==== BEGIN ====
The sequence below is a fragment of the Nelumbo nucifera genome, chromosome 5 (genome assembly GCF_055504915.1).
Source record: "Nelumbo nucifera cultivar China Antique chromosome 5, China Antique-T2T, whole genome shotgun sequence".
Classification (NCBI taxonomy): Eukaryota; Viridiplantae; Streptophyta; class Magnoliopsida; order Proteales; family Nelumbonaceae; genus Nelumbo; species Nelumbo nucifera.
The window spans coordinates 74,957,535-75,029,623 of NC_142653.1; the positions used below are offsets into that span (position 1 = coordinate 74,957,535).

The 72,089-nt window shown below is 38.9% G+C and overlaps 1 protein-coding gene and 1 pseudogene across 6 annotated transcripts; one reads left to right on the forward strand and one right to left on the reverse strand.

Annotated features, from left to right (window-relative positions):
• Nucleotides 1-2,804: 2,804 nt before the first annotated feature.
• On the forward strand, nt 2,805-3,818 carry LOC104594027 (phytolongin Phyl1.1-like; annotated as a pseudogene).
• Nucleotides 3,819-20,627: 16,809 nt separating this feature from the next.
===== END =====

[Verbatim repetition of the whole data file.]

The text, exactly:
The sequence below is a fragment of the Nelumbo nucifera genome, chromosome 5 (genome assembly GCF_055504915.1).
Source record: "Nelumbo nucifera cultivar China Antique chromosome 5, China Antique-T2T, whole genome shotgun sequence".
Classification (NCBI taxonomy): Eukaryota; Viridiplantae; Streptophyta; class Magnoliopsida; order Proteales; family Nelumbonaceae; genus Nelumbo; species Nelumbo nucifera.
The window spans coordinates 74,957,535-75,029,623 of NC_142653.1; the positions used below are offsets into that span (position 1 = coordinate 74,957,535).

The 72,089-nt window shown below is 38.9% G+C and overlaps 1 protein-coding gene and 1 pseudogene across 6 annotated transcripts; one reads left to right on the forward strand and one right to left on the reverse strand.

Annotated features, from left to right (window-relative positions):
• Nucleotides 1-2,804: 2,804 nt before the first annotated feature.
• On the forward strand, nt 2,805-3,818 carry LOC104594027 (phytolongin Phyl1.1-like; annotated as a pseudogene).
• Nucleotides 3,819-20,627: 16,809 nt separating this feature from the next.